At the heart of many scientific endeavors is a desire to improve human life. For the most part, scientific improvement of human life has been through the avenue of understanding diseases. However, aging is also central aspect of human life, and the biochemical changes that occur in the body with advanced aging have long been thought to be a major risk factor for diseases such cardiovascular disease, cancer, dementia, and arthritis.
The specific mechanisms behind aging have yet to be fully elucidated, but a new study published in Journals of Gerontology this past January may bring us one step closer to this understanding. The study shows that the hormone growth differentiation factor 11 (GDF11) involved in aging is genetically controlled. Previous studies have shown that blood levels of GDF11 decrease over time in mammals and that injecting GDF11 later in life in mice can result in the regeneration of muscle.
The January study confirmed that GDF11 levels decrease with age in mice and demonstrated that patterns of GDF11 levels are heritable. Specifically, the researchers collected blood samples from young-adult, middle-aged, and old mice and quantified GDF11 levels through optical density analyses. By categorizing mice by strain, sex, and age, researchers found that GDF11 levels decreased with age, varied across strains, but did not depend on sex. After examining 22 different mouse strains, researchers found a wide range of characteristic GDF11 levels across strains. More generally, however, a positive linear correlation was found between GDF11 levels and the median life span of mice: higher GDF11 levels predict longer life spans.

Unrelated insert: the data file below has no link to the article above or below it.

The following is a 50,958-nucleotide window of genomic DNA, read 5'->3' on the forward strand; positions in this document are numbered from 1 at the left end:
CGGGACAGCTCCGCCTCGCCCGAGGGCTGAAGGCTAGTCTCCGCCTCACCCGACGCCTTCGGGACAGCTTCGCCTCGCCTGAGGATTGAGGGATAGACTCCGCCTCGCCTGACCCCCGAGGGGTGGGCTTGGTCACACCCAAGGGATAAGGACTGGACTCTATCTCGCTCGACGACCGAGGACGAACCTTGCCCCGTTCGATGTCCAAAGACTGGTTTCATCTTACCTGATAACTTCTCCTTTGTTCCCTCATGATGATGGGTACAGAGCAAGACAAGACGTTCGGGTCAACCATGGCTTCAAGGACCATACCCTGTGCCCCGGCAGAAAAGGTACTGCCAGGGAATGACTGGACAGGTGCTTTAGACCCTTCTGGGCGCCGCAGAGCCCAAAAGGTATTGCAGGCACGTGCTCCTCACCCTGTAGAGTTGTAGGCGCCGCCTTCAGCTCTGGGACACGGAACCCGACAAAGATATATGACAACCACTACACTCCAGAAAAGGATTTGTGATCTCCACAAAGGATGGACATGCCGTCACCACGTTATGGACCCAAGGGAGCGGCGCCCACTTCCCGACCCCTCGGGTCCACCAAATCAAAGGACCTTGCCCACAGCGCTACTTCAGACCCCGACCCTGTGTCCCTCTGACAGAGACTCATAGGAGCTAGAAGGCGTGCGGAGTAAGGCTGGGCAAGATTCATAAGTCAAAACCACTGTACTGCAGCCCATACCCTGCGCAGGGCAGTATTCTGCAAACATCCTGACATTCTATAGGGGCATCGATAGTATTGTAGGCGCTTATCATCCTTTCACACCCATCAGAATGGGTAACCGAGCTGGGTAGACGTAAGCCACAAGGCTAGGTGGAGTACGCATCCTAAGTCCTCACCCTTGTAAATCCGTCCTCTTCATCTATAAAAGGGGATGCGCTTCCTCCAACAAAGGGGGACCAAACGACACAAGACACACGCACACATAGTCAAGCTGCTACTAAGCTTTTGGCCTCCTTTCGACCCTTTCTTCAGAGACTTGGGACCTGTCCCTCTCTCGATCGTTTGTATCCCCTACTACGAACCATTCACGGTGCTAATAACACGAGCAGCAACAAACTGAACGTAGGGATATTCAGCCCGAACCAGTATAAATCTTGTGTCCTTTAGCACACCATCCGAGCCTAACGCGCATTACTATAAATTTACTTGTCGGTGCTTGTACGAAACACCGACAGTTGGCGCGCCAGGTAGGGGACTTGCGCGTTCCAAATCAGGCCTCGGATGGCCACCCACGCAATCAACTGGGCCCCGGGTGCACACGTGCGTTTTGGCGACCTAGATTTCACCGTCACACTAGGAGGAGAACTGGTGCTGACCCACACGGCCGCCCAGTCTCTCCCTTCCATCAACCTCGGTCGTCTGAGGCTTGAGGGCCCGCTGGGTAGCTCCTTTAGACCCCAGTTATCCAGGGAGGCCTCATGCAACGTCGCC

Using Efficient Mixed-Model Analysis (EMMA) to conduct association mapping across the different mouse strains, single nucleotide polymorphisms (SNPs) – markers of genetic variation within the genome of a species that may be correlated with specific diseases – were identified. The SNPs found were narrowed down to protein-coding regions and ultimately seven genes were isolated as candidate genes involved in GDF11 regulation. One of these genes, Dsp, encodes desmoplakin, a vital component of desmosomes. Desmosomes are structures involved in cell-cell adhesion and are found in muscle and skin cells. Loss-of-function mutations in Dsp are known to cause cardiomyopathy, suggesting a potential link between GDF11 levels, aging, and cardiovascular disease. In future studies, the researchers hope to understand how Dsp and other genes interact with one another to regulate GDF11 levels.
Although the scientific aspects of this new discovery are exciting for the future of understanding the mechanisms behind aging, the ethical implications of controlling aging are troubling. For example, any therapeutic treatment that may relate to increasing human life will likely only be available to the select few who can afford it. As a result, the unequal balance of healthcare resources available to first- and third-world country populations could easily become more skewed. Health care inequity is already a pressing issue of our modern world, but the introduction of an anti-aging treatment could alter the landscape of healthcare and population dynamics irrevocably.
Khush Dhaliwal is a freshman in Morse College. Contact her at email@example.com.
(Featured image from Wikimedia Commons)